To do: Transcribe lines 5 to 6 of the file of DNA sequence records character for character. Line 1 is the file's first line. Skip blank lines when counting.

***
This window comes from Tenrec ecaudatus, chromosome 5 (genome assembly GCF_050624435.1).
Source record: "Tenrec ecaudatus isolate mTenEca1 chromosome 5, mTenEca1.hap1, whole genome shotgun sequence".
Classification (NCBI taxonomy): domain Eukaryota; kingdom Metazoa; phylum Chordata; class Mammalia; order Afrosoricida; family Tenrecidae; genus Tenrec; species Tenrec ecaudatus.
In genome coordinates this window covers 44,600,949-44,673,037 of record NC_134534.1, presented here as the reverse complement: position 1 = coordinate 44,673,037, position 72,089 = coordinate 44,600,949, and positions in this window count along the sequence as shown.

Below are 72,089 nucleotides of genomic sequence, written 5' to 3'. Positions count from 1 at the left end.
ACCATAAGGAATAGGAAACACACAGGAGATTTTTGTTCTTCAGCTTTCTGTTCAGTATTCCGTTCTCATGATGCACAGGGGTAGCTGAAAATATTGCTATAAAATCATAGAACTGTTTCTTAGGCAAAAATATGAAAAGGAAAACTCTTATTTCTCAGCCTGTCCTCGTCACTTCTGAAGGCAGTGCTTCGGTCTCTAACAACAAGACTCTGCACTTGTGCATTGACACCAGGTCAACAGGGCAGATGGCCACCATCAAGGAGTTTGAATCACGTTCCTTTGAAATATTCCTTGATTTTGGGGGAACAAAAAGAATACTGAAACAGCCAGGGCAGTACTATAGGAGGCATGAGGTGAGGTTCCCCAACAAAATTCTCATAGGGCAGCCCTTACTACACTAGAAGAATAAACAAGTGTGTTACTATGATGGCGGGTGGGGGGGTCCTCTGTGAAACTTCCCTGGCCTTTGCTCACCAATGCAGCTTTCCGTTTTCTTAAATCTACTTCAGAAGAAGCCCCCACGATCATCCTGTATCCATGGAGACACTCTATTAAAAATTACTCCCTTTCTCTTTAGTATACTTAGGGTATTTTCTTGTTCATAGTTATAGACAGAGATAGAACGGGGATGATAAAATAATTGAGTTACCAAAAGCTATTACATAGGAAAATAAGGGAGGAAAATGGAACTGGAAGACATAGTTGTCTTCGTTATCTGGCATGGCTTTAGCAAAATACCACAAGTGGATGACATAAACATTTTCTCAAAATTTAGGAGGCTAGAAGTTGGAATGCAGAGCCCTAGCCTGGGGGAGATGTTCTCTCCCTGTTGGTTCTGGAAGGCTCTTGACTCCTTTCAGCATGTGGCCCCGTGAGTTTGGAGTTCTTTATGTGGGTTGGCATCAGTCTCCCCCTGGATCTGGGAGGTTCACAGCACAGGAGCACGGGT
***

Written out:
Below are 72,089 nucleotides of genomic sequence, written 5' to 3'. Positions count from 1 at the left end.
ACCATAAGGAATAGGAAACACACAGGAGATTTTTGTTCTTCAGCTTTCTGTTCAGTATTCCGTTCTCATGATGCACAGGGGTAGCTGAAAATATTGCTATAAAATCATAGAACTGTTTCTTAGGCAAAAATATGAAAAGGAAAACTCTTATTTCTCAGCCTGTCCTCGTCACTTCTGAAGGCAGTGCTTCGGTCTCTAACAACAAGACTCTGCACTTGTGCATTGACACCAGGTCAACAGGGCAGATGGCCACCATCAAGGAGTTTGAATCACGTTCCTTTGAAATATTCCTTGATTTTGGGGGAACAAAAAGAATACTGAAACAGCCAGGGCAGTACTATAGGAGGCATGAGGTGAGGTTCCCCAACAAAATTCTCATAGGGCAGCCCTTACTACACTAGAAGAATAAACAAGTGTGTTACTATGATGGCGGGTGGGGGGGTCCTCTGTGAAACTTCCCTGGCCTTTGCTCACCAATGCAGCTTTCCGTTTTCTTAAATCTACTTCAGAAGAAGCCCCCACGATCATCCTGTATCCATGGAGACACTCTATTAAAAATTACTCCCTTTCTCTTTAGTATACTTAGGGTATTTTCTTGTTCATAGTTATAGACAGAGATAGAACGGGGATGATAAAATAATTGAGTTACCAAAAGCTATTACATAGGAAAATAAGGGAGGAAAATGGAACTGGAAGACATAGTTGTCTTCGTTATCTGGCATGGCTTTAGCAAAATACCACAAGTGGATGACATAAACATTTTCTCAAAATTTAGGAGGCTAGAAGTTGGAATGCAGAGCCCTAGCCTGGGGGAGATGTTCTCTCCCTGTTGGTTCTGGAAGGCTCTTGACTCCTTTCAGCATGTGGCCCCGTGAGTTTGGAGTTCTTTATGTGGGTTGGCATCAGTCTCCCCCTGGATCTGGGAGGTTCACAGCACAGGAGCACGGGT